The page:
Those working in housing and healthcare must collaborate regularly in order to harness the opportunities presented by the expanding population of older adults, according to a new background paper [PDF] released by the Bipartisan Policy Center’s Health and Housing Task Force.

By more closely connecting healthcare and housing, older adults’ health outcomes can be improved, healthcare system costs can be reduced, and millions of older adults can “age in place” in their own homes or the setting of their choice, according to “America’s Growing Senior Population: Assessing the Dimensions of the Demographic Challenge.” “Making these connections is all the more important as federal government spending on Medicare, Medicaid and other health programs is projected to grow much faster than the overall economy over the next 25 years,” the authors write.

The paper describes success stories from across the country:

  • Stewards of Affordable Housing for the Future, a network of 11 nonprofit organizations, has shown how housing providers can work more effectively with the healthcare system, including accountable care organizations and managed care organizations.
  • Vermont’s Senior and Services at Home program, run by housing provider Cathedral Square, has combined housing and supportive services to slow the rate of growth of Medicare spending.
  • Multistate housing providers such as National Church Residences and Mercy Housing use housing as a platform to deliver healthcare and other services.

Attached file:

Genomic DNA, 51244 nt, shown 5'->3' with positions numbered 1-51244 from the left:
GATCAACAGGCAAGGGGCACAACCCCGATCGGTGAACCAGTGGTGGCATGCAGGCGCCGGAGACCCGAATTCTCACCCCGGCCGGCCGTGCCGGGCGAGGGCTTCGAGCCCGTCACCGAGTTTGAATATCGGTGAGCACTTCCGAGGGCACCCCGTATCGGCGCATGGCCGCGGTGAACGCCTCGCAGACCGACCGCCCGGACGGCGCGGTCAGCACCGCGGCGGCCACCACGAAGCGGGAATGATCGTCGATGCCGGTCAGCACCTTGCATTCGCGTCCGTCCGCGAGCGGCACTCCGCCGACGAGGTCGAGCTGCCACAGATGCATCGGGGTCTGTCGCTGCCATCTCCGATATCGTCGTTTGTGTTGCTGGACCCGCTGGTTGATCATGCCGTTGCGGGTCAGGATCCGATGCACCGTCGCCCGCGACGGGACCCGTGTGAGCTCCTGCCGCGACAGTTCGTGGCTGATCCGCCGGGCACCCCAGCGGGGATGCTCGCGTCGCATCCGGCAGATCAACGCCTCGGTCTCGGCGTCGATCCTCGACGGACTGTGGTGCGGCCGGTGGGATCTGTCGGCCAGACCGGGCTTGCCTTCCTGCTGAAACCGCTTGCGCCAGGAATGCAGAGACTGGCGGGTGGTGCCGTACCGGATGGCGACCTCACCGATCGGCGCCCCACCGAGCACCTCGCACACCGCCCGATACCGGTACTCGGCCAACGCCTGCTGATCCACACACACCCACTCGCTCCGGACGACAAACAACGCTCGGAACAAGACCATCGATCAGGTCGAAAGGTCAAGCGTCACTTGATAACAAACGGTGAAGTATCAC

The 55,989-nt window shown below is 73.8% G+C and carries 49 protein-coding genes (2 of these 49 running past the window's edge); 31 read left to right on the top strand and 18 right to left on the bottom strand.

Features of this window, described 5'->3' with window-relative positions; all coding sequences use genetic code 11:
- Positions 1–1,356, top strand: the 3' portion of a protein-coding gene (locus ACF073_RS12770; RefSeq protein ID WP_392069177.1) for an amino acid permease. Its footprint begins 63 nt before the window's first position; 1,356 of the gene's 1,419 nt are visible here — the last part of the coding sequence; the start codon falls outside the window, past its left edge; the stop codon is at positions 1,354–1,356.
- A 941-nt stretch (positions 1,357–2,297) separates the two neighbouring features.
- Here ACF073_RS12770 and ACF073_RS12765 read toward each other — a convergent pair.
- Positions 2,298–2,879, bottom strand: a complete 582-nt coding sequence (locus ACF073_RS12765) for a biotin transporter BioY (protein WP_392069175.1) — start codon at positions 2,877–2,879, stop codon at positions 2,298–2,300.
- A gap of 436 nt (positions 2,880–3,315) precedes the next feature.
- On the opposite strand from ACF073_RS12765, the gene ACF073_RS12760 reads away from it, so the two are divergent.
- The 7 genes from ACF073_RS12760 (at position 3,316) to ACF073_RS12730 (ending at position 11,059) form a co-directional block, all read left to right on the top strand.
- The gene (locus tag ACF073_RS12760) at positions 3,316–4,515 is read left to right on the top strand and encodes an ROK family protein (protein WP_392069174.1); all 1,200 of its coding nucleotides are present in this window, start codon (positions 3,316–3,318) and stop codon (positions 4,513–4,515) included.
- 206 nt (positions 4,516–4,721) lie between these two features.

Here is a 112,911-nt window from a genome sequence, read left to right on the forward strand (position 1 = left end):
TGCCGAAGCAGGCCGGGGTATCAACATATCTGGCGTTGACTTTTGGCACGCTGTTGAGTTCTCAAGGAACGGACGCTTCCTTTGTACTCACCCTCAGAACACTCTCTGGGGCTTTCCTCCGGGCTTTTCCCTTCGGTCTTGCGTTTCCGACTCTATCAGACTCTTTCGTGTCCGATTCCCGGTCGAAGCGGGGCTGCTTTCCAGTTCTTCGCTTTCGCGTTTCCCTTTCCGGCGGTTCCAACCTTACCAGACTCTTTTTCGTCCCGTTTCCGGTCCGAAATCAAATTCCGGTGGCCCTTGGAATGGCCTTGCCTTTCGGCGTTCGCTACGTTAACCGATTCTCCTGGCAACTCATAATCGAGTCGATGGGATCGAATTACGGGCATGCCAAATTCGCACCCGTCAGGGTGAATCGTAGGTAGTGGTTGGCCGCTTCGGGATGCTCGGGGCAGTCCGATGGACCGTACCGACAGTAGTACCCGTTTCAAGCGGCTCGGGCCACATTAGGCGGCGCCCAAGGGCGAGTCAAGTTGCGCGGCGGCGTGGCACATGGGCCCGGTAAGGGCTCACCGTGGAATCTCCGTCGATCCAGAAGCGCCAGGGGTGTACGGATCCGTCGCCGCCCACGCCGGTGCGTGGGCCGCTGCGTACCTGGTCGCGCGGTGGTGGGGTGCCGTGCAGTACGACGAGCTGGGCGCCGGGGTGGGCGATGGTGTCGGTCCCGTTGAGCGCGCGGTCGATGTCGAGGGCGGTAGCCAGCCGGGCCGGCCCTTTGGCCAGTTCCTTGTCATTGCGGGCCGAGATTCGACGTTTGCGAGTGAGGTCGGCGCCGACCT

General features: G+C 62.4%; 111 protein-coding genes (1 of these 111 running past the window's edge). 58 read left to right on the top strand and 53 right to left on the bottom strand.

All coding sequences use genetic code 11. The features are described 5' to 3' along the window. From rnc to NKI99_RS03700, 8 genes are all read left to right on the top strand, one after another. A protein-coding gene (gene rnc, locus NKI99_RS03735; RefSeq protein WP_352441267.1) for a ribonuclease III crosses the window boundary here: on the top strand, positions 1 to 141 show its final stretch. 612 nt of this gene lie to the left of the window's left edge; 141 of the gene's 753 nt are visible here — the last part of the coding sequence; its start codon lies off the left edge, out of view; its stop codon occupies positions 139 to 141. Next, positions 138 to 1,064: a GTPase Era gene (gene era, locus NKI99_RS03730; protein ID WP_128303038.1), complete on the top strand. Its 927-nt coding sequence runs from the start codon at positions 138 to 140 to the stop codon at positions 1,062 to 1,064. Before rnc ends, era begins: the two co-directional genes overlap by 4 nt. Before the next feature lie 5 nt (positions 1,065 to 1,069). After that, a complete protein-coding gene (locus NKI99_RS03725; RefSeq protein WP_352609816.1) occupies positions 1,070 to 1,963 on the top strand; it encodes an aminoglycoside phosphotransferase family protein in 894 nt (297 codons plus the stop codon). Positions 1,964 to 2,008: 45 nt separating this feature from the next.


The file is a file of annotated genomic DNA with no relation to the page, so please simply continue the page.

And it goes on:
Medicaid home and community-based services waivers, healthcare and social-services providers, employers and insurers are demonstrating leadership as well, according to the report.

The BPC task force said it is working to:

  • Increase the supply of affordable housing for older adults, particularly housing with supportive services.
  • Identify opportunities for further programmatic collaboration between the U.S. Department of Housing and Urban Development and U.S. Department of Health and Human Services to improve outcomes and promote greater efficiencies.
  • Identify barriers to the integration of acute care and HCBS in the Medicare and Medicaid programs and explore how to scale up successful models of care so that older adults can remain at home or in the community.
  • Highlight best practices for integrating housing and health drawn from a range of politically diverse states and localities.
  • Identify cost-effective ways to modify U.S. homes and communities to make independent living for older adults safe and viable.